Why does the sun appear to move across the sky?


Quick Answer

Relative to its planets, the sun is actually a stationary body, but it appears to move due to Earth's rotation. However, it is important to recognize that nothing is ever truly stationary.

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Why does the sun appear to move across the sky?
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Full Answer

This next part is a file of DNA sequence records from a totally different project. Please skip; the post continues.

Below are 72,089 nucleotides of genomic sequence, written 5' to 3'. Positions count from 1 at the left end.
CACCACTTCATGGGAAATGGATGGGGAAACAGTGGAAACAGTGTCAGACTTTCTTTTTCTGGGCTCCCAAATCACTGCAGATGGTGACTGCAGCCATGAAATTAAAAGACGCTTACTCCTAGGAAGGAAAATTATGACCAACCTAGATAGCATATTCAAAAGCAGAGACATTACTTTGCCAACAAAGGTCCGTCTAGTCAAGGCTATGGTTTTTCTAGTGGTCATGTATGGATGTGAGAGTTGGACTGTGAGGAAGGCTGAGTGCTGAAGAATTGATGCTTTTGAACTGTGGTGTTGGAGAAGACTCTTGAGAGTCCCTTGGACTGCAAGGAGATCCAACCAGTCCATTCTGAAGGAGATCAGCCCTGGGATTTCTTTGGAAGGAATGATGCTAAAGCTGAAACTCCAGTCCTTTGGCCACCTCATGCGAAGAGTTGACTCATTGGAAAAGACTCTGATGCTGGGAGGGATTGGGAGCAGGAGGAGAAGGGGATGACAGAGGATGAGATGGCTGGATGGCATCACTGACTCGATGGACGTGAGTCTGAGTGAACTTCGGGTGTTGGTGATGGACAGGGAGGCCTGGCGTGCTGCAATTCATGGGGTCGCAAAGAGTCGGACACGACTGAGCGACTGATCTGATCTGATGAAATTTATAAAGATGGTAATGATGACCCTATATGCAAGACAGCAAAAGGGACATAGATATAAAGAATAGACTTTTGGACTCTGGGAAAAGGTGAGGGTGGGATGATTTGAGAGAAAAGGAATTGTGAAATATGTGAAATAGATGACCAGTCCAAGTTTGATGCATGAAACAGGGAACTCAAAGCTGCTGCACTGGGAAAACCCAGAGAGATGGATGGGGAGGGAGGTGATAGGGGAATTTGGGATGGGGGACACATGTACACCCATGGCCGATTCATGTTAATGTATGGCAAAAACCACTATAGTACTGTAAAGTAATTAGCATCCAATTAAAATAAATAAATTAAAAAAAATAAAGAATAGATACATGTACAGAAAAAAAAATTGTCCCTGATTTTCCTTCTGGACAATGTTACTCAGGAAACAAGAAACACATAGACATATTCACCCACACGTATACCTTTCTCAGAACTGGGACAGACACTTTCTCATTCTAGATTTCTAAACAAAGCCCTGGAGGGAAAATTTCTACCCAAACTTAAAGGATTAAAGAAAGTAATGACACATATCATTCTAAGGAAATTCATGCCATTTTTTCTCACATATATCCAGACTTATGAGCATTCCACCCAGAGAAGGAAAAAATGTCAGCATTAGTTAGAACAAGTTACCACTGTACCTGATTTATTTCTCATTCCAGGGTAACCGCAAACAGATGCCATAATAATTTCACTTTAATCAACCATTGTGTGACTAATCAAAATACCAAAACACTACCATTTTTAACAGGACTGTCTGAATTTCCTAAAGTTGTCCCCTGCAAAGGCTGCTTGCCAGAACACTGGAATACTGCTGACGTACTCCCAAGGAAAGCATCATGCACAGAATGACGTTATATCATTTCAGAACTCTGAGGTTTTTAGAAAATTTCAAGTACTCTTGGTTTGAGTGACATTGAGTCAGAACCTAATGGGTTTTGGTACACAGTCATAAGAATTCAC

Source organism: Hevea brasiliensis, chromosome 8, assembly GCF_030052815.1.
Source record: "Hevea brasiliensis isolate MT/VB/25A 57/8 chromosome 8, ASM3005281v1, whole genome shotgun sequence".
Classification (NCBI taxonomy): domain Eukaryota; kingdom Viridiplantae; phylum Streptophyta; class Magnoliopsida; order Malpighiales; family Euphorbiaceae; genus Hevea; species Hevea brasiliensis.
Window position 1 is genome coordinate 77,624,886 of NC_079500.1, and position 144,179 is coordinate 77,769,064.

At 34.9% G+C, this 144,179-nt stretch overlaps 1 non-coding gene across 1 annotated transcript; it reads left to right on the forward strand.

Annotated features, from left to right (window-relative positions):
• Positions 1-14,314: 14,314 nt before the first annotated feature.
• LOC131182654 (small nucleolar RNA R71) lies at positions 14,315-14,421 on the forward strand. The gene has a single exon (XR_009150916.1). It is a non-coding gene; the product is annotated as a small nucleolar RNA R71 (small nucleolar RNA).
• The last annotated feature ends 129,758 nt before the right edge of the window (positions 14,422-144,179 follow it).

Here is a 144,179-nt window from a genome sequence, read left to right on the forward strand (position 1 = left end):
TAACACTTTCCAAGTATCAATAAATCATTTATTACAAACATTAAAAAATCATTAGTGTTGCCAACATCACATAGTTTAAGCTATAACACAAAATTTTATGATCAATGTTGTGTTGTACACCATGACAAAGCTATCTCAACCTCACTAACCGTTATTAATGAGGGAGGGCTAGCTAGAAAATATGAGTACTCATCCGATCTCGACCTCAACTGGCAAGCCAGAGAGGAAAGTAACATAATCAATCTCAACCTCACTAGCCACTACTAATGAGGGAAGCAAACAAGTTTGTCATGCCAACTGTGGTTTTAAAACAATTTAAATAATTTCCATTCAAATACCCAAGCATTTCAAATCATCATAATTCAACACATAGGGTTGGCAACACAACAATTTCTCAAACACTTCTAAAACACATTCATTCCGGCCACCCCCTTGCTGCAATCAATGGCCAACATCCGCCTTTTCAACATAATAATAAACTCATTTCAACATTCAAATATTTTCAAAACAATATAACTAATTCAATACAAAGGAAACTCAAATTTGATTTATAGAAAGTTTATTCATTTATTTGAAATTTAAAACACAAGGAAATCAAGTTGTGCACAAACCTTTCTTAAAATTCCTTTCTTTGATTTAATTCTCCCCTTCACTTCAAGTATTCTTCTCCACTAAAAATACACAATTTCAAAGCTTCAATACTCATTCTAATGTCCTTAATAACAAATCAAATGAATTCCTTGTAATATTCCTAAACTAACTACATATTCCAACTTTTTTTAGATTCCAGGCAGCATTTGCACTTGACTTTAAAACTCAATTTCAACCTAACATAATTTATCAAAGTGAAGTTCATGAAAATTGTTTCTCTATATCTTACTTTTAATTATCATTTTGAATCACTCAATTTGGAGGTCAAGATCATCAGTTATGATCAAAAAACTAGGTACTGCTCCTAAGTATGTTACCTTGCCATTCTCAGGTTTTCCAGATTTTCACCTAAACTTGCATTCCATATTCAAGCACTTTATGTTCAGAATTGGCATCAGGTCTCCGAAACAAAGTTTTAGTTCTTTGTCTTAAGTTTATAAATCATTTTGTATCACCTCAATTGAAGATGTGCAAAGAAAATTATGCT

At some level, everything in the universe is orbiting something else, often something many times larger. This is a function of gravity, as larger objects act against smaller objects, eventually drawing them in closer over time. Alternately, not all planetary or stellar bodies have a rotation, though all known planets in our solar system do. It is this rotation which provides day and night cycles and prevents one side of a planet's surface from being over-exposed to the damaging rays of the sun. It is theorized that Earth's rotation is the result of a massive planetary impact, which also gave Earth its iron core, spawned its moon and caused the 23.5 degree tilt of the planet's axis. As a planet or other body orbits its parent star, it does so in an oblong, or elliptical path. This means that instead of going around in a perfect circle, the orbit itself is elongated at either end. As a result, the Earth drifts from far away to closer to the sun throughout its orbital path.

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